Regulatory information applicable to aloe vera products marketed in the United States is summarized below.
Foods, Beverages, and Dietary supplements
Use of aloe vera as an ingredient in consumer products such as foods, beverages and dietary supplements is under the oversight of the U.S. Food and Drug Administration (FDA) under the Food, Drug, and Cosmetic Act (FDCA). These regulations include requirements for facility registration; use of good manufacturing practices; labelling, including for the presence of major food allergens; and safety requirements, including, as applicable, new dietary ingredient (NDI) and food additive regulations (e.g., establishment of ingredients as GRAS, or generally recognized as safe).
Regulatory information for marketers of conventional food and beverage products can be found here: https://www.fda.gov/Food/GuidanceRegulation/default.htm
Similar information for marketers of dietary supplements can be found here: https://www.fda.gov/Food/GuidanceRegulation/GuidanceDocumentsRegulatoryInformation/DietarySupplements/default.htm
Acidified and Low acid Canned Foods
Some aloe vera food products may need to comply with the FDA’s regulations for acidified or low acid canned foods. These regulations require commercial processors of shelf stable acidified foods and low-acid canned foods in a hermetically sealed container to register each establishment and file scheduled processes with the FDA for each product, product style, container size and type and processing method.
More information about this regulation can be found at this link:
Use of aloe vera ingredients in cosmetics and personal care products is also under the regulatory oversight of the FDA. Marketers of cosmetics and personal care products that contain aloe vera ingredients must comply with the applicable requirements of the FDCA and governing regulations for cosmetic and other personal care products. Such regulations include requirements for packaging and labeling, specifications for ingredients such as color additives, and draft guidance on cosmetic GMPs. FDA also offers voluntary facility registration and cosmetic ingredient statement programs.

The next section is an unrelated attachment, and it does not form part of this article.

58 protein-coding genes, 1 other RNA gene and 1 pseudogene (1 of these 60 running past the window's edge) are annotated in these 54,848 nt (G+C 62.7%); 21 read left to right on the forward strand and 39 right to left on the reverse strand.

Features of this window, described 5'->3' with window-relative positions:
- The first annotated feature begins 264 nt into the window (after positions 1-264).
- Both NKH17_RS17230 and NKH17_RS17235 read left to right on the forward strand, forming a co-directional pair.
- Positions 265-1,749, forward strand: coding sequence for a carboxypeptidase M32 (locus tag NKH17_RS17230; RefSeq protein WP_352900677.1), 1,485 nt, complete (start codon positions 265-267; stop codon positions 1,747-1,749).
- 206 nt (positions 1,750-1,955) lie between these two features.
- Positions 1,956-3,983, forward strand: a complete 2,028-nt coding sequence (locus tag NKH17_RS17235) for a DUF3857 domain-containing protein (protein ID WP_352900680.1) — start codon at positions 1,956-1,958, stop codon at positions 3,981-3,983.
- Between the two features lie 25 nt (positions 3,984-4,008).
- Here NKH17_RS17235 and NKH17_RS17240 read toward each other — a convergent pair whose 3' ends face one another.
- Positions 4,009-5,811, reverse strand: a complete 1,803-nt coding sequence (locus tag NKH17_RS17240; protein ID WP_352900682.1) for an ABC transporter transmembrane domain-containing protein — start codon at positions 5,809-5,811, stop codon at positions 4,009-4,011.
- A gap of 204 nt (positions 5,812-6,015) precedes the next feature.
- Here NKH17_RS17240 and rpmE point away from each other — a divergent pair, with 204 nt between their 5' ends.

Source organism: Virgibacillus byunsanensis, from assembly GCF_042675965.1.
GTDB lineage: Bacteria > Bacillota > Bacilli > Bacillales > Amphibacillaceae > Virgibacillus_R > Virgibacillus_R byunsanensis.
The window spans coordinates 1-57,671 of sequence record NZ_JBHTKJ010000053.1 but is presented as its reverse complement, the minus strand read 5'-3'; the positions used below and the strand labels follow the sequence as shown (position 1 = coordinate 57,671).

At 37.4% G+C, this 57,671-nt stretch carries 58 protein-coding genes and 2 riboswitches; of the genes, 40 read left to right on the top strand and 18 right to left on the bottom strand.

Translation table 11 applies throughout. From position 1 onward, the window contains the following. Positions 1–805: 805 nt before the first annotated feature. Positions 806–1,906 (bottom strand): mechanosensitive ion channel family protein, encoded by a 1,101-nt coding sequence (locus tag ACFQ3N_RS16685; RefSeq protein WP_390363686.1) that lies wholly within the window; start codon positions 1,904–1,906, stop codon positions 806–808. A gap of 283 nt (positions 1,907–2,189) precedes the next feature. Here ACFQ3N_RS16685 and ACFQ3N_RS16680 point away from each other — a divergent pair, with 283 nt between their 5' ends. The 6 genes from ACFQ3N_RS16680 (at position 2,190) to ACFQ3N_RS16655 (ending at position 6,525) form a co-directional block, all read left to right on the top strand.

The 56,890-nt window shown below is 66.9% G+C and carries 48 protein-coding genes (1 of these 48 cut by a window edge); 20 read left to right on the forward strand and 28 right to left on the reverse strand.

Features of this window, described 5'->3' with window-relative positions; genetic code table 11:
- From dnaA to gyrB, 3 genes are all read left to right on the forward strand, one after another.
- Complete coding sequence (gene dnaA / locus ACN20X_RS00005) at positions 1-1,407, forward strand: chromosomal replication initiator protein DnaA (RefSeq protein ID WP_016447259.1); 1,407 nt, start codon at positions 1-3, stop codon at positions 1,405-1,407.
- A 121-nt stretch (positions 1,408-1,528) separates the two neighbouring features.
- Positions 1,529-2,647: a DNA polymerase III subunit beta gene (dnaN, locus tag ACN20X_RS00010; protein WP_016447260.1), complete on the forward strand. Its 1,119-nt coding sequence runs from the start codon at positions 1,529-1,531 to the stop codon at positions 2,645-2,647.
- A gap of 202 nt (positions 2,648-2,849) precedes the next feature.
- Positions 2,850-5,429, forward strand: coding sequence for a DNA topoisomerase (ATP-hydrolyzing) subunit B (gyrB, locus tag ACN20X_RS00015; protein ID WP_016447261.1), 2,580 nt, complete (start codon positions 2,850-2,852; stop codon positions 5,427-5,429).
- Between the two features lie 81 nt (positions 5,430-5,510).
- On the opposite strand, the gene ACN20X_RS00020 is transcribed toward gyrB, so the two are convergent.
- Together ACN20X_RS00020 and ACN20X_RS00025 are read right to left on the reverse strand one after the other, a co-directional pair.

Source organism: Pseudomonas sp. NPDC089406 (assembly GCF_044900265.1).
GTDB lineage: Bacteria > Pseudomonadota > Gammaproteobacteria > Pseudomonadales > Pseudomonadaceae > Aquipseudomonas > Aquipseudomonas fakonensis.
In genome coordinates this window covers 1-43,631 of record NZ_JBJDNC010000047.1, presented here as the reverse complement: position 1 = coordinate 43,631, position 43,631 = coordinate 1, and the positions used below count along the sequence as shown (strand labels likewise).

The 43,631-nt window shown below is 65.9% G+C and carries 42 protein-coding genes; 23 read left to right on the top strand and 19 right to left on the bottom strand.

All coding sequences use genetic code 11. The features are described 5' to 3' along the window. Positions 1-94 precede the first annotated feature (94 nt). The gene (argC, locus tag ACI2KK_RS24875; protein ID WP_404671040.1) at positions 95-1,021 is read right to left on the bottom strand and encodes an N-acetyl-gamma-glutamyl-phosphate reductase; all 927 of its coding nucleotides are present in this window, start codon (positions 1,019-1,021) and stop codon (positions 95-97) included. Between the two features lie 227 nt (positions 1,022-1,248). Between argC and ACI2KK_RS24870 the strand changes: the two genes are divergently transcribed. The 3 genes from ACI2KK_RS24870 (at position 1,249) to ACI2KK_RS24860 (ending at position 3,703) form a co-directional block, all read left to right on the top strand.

Information about these regulations and guidance for achieving compliance can be found on the FDA website at:
California Proposition 65
Proposition 65 (“Prop 65”), or “The Safe Drinking Water and Toxic Enforcement Act of 1986,” is a California right-to-know law that was passed by voters in 1986. Among other things, the law creates a requirement for companies to inform the public about the presence of certain substances in the products they sell or use. These “Prop 65-listed chemicals” are ones for which the State of California has decided that information about the chemical’s toxicity satisfies the regulatory requirements for addition to the Prop 65 list of chemicals.
When such a substance occurs or may occur in a product above a very low level, the company is required to provide “clear and reasonable” warnings to the public that the product contains or exposes the consumer to “chemicals known to the State of California to cause cancer” or “chemicals known to the State of California to cause birth defects or other reproductive harm.” Depending on the circumstances, companies may provide the warning by printing it on product labels, including it in documents that accompany the product when it is shipped to a consumer in California, or posting it on signs in California businesses.
Prop 65 warnings are required for chemicals that are commonly present in a wide variety of everyday products such as foods, dietary supplements, and beauty care products, and as well as for substances such as cleaners, pesticides, gasoline, car exhaust, and cigarette smoke. As a result, warnings can be seen not only on product labels but also posted throughout California in establishments such as restaurants, coffee shops, hotels, stores, buildings, and parking garages.
On December 4, 2015, California announced that "Aloe vera, non-decolorized whole leaf extract" had been added to the Proposition 65 list.
Read the IASC Position Statement about the listing of "Aloe vera, non-decolorized whole leaf extract".
The IASC has developed a "Frequently Asked Questions" document about Proposition 65 and the listing of this aloe ingredient.
IASC Position Paper: NTP 2-Year Oral Consumption Study
The National Toxicology Program (NTP) is an US federal interagency program whose objective is to evaluate substances of possible public health concern by developing and applying tools of modern toxicology and molecular biology. Aloe vera was nominated along with several other botanical substances for review by NTP in the late 1990s.
In 2013, the NTP released its final Technical Report titled "Toxicology and Carcinogenesis Studies of a Nondecolorized Whole Leaf Extract of Aloe barbadensis Miller (Aloe vera) in F344/N Rats and B6C3F1 Mice (Drinking Water Studies)." NTP concluded that the 2-year carcinogenicity study performed as part of the analysis demonstrated that the non-decolorized whole leaf extract used as the test substance was associated with the development of intestinal tumors in rats.
The IASC position paper was developed in order to educate consumers, retailers, and industry on the potential issues and questions that could arise following the publication of the NTP study results.